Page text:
The day Madeline’s fancy new baby gate came in the mail, she finally figured out how to get out of her doggie pen, and spent the day sitting on my couch, next to expensive throw pillows, chewing a $1 roll of paper towels.
If my internet/network isn't working when I get to work tomorrow AM, I'm going to tell my boss that I'm going home until it's fixed. I can check my email more frequently and conveniently from home.
I don’t really think this will go over well, but the “doing nothing” at work today really put me in a foul mood. I have so much to do, and I don’t need my boss giving me attitude because my company is making it impossible to do that work.
“You’re not a kid anymore. You have the right to choose your own life. You can start again. If you want a cat, all you have to do is choose a life in which you can have a cat. It’s simple. It’s your right.”—Haruki Murakami, The Wind-Up Bird Chronicle
“This was very different from the image of home I had imagined vaguely for myself before marriage. But this was the home I had chosen. I had had a home, of course, when I was a child. But it was not one I had chosen for myself. I had been born into it, presented with it as an established fact. Now, however, I lived in a world that I had chosen through an act of will. It was my home. It might not be perfect, but the fundamental stance I adopted with regard to my home was to accept it, problems and all, because it was something I myself had chosen. If it had problems, these were almost certainly problems that had originated within me.”—Haruki Murakami, The Wind-Up Bird Chronicle
“So I jump ship in Hong Kong and make my way over to Tibet, and I get on as a looper at a course over in the Himalayas. A looper, you know, a caddy, a looper, a jock. So, I tell them I’m a pro jock, and who do you think they give me? The Dalai Lama, himself. Twelfth son of the Lama. The flowing robes, the grace, bald… striking. So, I’m on the first tee with him. I give him the driver. He hauls off and whacks one - big hitter, the Lama - long, into a ten-thousand foot crevasse, right at the base of this glacier. Do you know what the Lama says? Gunga galunga… gunga, gunga-galunga. So we finish the eighteenth and he’s gonna stiff me. And I say, “Hey, Lama, hey, how about a little something, you know, for the effort, you know.” And he says, “Oh, uh, there won’t be any money, but when you die, on your deathbed, you will receive total consciousness.” So I got that goin’ for me, which is nice.”—Carl Spackler (Bill Murray), Caddyshack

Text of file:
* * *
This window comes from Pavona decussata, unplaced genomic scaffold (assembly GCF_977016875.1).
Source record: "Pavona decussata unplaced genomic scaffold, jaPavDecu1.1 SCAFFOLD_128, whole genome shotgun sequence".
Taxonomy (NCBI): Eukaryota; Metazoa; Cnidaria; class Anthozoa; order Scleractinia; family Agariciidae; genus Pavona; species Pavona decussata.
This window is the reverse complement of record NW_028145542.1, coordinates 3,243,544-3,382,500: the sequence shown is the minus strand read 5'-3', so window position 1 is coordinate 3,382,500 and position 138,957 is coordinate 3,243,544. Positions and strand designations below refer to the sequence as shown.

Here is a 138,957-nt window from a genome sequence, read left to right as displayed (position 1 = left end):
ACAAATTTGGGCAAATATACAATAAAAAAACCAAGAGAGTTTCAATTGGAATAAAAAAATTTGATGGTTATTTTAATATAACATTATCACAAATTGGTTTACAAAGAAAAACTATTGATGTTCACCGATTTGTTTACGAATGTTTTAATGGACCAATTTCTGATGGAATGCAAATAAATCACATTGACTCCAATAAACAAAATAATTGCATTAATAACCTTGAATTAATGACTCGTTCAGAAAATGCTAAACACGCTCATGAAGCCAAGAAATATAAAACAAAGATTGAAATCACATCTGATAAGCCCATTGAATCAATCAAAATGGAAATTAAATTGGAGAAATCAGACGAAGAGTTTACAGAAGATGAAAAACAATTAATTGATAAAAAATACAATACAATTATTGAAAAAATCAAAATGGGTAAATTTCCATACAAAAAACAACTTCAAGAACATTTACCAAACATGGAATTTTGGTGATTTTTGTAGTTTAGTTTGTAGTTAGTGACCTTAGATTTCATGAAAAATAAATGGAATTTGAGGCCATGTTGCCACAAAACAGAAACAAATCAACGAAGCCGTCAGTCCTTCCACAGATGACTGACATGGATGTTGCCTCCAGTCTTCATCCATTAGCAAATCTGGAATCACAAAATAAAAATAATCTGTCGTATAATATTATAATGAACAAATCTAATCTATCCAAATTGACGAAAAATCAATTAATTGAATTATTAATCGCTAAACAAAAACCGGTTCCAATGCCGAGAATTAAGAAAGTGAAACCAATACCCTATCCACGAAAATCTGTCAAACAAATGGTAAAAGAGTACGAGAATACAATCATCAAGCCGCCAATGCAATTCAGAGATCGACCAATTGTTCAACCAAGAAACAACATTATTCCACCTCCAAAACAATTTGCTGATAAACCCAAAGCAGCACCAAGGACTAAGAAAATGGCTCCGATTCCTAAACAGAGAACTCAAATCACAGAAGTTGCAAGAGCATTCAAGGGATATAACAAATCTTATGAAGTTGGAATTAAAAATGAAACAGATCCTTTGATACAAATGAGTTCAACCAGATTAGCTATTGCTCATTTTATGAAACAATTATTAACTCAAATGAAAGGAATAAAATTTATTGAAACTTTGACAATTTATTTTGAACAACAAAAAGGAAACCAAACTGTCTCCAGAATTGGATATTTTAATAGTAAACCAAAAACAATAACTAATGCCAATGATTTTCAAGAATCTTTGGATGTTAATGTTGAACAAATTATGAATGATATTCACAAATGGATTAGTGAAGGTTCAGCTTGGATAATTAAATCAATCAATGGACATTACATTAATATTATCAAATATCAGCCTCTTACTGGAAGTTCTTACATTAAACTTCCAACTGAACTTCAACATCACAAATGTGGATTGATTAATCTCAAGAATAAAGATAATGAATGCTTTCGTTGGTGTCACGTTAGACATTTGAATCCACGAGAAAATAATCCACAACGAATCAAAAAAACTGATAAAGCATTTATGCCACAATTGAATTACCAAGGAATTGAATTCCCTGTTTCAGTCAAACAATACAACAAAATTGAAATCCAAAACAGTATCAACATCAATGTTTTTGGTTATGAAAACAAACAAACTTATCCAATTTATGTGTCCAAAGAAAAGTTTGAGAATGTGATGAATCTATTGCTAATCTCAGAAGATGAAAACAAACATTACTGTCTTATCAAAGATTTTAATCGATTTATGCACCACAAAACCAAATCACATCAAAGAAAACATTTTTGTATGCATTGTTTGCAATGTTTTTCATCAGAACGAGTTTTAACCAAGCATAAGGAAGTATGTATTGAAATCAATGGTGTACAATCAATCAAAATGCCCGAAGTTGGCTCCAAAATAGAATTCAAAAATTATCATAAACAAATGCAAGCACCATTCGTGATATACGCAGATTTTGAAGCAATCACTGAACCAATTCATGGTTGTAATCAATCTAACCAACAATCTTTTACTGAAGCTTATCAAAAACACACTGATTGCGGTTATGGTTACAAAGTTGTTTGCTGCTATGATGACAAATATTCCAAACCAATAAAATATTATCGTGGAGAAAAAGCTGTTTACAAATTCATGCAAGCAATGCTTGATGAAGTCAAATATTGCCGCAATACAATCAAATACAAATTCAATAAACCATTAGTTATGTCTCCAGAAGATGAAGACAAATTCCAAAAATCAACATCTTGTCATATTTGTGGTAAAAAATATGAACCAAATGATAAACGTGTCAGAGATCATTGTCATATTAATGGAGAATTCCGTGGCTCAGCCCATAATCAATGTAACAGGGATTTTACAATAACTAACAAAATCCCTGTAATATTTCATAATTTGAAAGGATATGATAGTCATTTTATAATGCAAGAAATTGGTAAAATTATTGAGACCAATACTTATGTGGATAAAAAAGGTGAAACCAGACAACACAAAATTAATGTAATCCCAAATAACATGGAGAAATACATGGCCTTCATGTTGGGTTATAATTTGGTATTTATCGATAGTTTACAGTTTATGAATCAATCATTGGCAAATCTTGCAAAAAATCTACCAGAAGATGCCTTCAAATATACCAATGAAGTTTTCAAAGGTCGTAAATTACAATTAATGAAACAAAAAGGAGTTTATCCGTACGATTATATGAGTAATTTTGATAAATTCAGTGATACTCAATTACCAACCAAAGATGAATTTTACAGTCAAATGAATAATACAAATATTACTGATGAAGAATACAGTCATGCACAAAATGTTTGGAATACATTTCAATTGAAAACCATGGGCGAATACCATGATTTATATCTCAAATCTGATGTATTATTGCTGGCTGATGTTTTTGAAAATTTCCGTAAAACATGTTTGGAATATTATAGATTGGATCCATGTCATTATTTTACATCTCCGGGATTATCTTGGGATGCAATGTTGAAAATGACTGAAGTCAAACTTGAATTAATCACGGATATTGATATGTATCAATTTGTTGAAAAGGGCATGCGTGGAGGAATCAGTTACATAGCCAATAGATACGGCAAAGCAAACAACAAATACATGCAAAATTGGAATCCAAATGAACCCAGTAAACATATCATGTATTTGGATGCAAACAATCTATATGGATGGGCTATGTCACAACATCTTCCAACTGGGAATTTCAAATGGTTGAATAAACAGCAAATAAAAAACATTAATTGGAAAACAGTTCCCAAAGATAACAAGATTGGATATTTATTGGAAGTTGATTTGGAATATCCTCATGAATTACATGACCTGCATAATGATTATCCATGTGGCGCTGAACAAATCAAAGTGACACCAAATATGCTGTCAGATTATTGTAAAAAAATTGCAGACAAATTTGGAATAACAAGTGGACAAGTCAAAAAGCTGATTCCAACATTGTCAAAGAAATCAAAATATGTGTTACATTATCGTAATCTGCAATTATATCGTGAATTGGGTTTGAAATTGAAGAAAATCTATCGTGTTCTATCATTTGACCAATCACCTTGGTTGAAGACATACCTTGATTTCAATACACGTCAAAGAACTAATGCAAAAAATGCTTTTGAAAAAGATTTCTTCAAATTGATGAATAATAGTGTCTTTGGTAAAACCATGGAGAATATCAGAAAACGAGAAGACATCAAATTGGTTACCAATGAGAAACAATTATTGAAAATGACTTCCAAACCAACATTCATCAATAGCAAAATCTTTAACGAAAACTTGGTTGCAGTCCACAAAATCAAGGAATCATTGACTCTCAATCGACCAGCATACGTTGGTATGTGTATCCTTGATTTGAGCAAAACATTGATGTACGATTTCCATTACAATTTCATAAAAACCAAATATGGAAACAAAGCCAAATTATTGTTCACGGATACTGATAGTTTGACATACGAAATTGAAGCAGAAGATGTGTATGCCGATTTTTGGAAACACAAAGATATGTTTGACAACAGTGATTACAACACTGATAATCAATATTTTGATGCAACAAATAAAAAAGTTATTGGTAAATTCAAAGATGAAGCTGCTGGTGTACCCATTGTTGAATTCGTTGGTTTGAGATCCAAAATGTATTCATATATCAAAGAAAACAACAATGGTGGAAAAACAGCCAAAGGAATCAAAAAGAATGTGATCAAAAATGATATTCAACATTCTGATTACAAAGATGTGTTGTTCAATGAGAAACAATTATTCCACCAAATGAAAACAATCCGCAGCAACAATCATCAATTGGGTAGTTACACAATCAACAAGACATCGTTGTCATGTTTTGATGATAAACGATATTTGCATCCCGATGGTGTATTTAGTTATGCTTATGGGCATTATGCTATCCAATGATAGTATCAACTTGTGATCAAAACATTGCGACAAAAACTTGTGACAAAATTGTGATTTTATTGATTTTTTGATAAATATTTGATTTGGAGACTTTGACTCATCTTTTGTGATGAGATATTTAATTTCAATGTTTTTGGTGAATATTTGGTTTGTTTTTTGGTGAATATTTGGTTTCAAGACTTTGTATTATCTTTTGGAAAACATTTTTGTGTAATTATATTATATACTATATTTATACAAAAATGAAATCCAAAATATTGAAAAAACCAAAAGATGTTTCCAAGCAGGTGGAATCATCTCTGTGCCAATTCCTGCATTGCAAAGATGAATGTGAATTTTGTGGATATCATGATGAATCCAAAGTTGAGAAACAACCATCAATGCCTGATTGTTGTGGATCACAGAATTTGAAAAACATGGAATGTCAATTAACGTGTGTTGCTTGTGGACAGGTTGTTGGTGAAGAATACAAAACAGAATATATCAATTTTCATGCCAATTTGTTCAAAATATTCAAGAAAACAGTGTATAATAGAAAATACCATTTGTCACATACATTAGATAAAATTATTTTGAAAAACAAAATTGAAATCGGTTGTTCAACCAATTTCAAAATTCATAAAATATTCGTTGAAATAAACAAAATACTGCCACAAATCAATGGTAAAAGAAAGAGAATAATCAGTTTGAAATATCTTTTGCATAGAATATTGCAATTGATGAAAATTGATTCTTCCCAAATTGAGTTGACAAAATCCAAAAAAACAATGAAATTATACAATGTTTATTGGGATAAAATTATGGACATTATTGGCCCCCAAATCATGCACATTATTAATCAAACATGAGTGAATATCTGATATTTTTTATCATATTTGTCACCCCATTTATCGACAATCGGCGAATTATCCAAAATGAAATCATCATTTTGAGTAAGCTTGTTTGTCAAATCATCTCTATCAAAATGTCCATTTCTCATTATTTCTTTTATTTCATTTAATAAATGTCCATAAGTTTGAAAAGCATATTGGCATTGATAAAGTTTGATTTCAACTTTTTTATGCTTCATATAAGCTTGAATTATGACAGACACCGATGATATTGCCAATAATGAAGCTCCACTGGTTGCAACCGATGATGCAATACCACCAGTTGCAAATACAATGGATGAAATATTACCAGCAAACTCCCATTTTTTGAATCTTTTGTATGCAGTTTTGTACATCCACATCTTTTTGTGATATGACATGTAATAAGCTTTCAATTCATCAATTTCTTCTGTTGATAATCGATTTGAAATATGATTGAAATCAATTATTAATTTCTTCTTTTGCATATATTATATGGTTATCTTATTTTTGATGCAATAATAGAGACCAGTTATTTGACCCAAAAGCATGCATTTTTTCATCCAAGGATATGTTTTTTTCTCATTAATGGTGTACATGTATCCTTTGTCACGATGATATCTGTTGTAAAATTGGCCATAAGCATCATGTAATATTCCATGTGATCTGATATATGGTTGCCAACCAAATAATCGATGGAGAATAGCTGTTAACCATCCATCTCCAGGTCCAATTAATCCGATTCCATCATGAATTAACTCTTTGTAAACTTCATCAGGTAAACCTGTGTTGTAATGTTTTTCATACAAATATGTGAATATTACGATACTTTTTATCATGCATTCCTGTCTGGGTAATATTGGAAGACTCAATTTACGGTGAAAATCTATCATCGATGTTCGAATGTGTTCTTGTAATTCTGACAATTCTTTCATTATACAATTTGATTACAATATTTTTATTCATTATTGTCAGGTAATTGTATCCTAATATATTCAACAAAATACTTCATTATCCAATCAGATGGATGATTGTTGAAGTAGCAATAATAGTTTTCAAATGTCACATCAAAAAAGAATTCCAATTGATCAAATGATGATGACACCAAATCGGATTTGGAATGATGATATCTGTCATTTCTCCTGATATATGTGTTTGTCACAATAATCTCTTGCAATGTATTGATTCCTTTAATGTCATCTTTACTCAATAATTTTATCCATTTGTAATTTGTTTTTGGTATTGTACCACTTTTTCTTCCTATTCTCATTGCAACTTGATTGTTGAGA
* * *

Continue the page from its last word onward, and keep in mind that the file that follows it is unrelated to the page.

Jen H.: I’m a fan of the Oxford Comma. On Facebook. Me: I’m a fan of the Oxford Comma. In my life.
Technically it’s called the Harvard Comma here in America. The only reason I care is because it is because Brittish grammar doesn’t require that the OC be used while American grammar requires the HC.
Also - WOW! Can someone please remind me that I’m Marcia’s sister and therefore I should be less of a nerd sometimes? (:
Unfortunately, the use is not “universally” required. And for some reason most print media believes that they’re exempt from using the HSC (we were calling it the OC because of that Vampire Weekend song). And those who work in print media are adamant that they are right. Which is why print is dying. Because they deserve it for not using the serial comma.
“I had rather be shut up in a very modest cottage with my books, my family and a few old friends, dining on simple bacon, and letting the world roll on as it liked, than to occupy the most splendid post, which any human power can give.”—